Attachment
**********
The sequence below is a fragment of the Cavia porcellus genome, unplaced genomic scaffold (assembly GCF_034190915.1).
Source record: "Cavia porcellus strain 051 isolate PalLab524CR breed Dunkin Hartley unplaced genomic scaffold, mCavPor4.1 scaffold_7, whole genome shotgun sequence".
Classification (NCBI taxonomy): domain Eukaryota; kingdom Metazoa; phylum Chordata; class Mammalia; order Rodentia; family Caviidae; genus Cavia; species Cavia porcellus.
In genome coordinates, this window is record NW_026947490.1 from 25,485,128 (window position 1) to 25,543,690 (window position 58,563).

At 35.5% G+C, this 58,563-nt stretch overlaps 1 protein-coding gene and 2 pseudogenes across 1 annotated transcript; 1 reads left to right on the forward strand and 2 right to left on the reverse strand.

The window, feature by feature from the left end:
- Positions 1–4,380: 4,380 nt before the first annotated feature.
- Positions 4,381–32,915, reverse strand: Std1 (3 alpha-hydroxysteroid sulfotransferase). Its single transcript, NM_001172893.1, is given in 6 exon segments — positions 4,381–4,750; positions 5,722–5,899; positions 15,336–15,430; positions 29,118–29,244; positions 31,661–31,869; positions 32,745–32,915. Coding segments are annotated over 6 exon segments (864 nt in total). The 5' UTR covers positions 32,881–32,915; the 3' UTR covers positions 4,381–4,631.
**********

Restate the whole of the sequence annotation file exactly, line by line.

The sequence below is a fragment of the Cavia porcellus genome, unplaced genomic scaffold (assembly GCF_034190915.1).
Source record: "Cavia porcellus strain 051 isolate PalLab524CR breed Dunkin Hartley unplaced genomic scaffold, mCavPor4.1 scaffold_7, whole genome shotgun sequence".
Classification (NCBI taxonomy): domain Eukaryota; kingdom Metazoa; phylum Chordata; class Mammalia; order Rodentia; family Caviidae; genus Cavia; species Cavia porcellus.
In genome coordinates, this window is record NW_026947490.1 from 25,485,128 (window position 1) to 25,543,690 (window position 58,563).

At 35.5% G+C, this 58,563-nt stretch overlaps 1 protein-coding gene and 2 pseudogenes across 1 annotated transcript; 1 reads left to right on the forward strand and 2 right to left on the reverse strand.

The window, feature by feature from the left end:
- Positions 1–4,380: 4,380 nt before the first annotated feature.
- Positions 4,381–32,915, reverse strand: Std1 (3 alpha-hydroxysteroid sulfotransferase). Its single transcript, NM_001172893.1, is given in 6 exon segments — positions 4,381–4,750; positions 5,722–5,899; positions 15,336–15,430; positions 29,118–29,244; positions 31,661–31,869; positions 32,745–32,915. Coding segments are annotated over 6 exon segments (864 nt in total). The 5' UTR covers positions 32,881–32,915; the 3' UTR covers positions 4,381–4,631.